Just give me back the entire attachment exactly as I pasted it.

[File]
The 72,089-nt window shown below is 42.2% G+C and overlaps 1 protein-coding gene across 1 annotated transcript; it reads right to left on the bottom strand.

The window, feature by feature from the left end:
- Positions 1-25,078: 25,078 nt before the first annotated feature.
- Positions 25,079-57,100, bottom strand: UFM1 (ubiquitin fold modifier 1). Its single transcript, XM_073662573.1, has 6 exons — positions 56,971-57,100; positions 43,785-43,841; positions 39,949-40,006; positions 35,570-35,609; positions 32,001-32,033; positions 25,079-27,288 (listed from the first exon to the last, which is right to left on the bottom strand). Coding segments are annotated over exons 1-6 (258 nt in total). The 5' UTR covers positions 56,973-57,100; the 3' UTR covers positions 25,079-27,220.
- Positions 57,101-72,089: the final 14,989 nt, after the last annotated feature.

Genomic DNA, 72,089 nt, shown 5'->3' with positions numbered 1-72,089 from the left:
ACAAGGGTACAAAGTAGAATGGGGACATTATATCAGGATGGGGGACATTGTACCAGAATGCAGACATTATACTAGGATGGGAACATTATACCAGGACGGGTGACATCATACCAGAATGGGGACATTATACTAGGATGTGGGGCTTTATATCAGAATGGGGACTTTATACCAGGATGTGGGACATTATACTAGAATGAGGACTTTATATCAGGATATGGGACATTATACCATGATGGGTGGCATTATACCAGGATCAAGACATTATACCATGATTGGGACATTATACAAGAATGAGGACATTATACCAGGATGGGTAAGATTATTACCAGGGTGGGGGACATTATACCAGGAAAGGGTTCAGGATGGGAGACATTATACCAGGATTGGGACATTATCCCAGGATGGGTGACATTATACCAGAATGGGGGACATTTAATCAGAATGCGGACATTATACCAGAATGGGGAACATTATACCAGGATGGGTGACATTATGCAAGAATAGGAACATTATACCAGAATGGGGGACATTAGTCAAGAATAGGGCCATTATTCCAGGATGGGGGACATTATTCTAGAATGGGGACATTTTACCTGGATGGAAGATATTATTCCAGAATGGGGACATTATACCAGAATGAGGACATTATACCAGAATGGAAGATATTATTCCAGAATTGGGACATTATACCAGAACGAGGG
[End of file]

The 72,089-nt window shown below is 42.2% G+C and overlaps 1 protein-coding gene across 1 annotated transcript; it reads right to left on the bottom strand.

The window, feature by feature from the left end:
- Positions 1-25,078: 25,078 nt before the first annotated feature.
- Positions 25,079-57,100, bottom strand: UFM1 (ubiquitin fold modifier 1). Its single transcript, XM_073662573.1, has 6 exons — positions 56,971-57,100; positions 43,785-43,841; positions 39,949-40,006; positions 35,570-35,609; positions 32,001-32,033; positions 25,079-27,288 (listed from the first exon to the last, which is right to left on the bottom strand). Coding segments are annotated over exons 1-6 (258 nt in total). The 5' UTR covers positions 56,973-57,100; the 3' UTR covers positions 25,079-27,220.
- Positions 57,101-72,089: the final 14,989 nt, after the last annotated feature.

Genomic DNA, 72,089 nt, shown 5'->3' with positions numbered 1-72,089 from the left:
ACAAGGGTACAAAGTAGAATGGGGACATTATATCAGGATGGGGGACATTGTACCAGAATGCAGACATTATACTAGGATGGGAACATTATACCAGGACGGGTGACATCATACCAGAATGGGGACATTATACTAGGATGTGGGGCTTTATATCAGAATGGGGACTTTATACCAGGATGTGGGACATTATACTAGAATGAGGACTTTATATCAGGATATGGGACATTATACCATGATGGGTGGCATTATACCAGGATCAAGACATTATACCATGATTGGGACATTATACAAGAATGAGGACATTATACCAGGATGGGTAAGATTATTACCAGGGTGGGGGACATTATACCAGGAAAGGGTTCAGGATGGGAGACATTATACCAGGATTGGGACATTATCCCAGGATGGGTGACATTATACCAGAATGGGGGACATTTAATCAGAATGCGGACATTATACCAGAATGGGGAACATTATACCAGGATGGGTGACATTATGCAAGAATAGGAACATTATACCAGAATGGGGGACATTAGTCAAGAATAGGGCCATTATTCCAGGATGGGGGACATTATTCTAGAATGGGGACATTTTACCTGGATGGAAGATATTATTCCAGAATGGGGACATTATACCAGAATGAGGACATTATACCAGAATGGAAGATATTATTCCAGAATTGGGACATTATACCAGAACGAGGG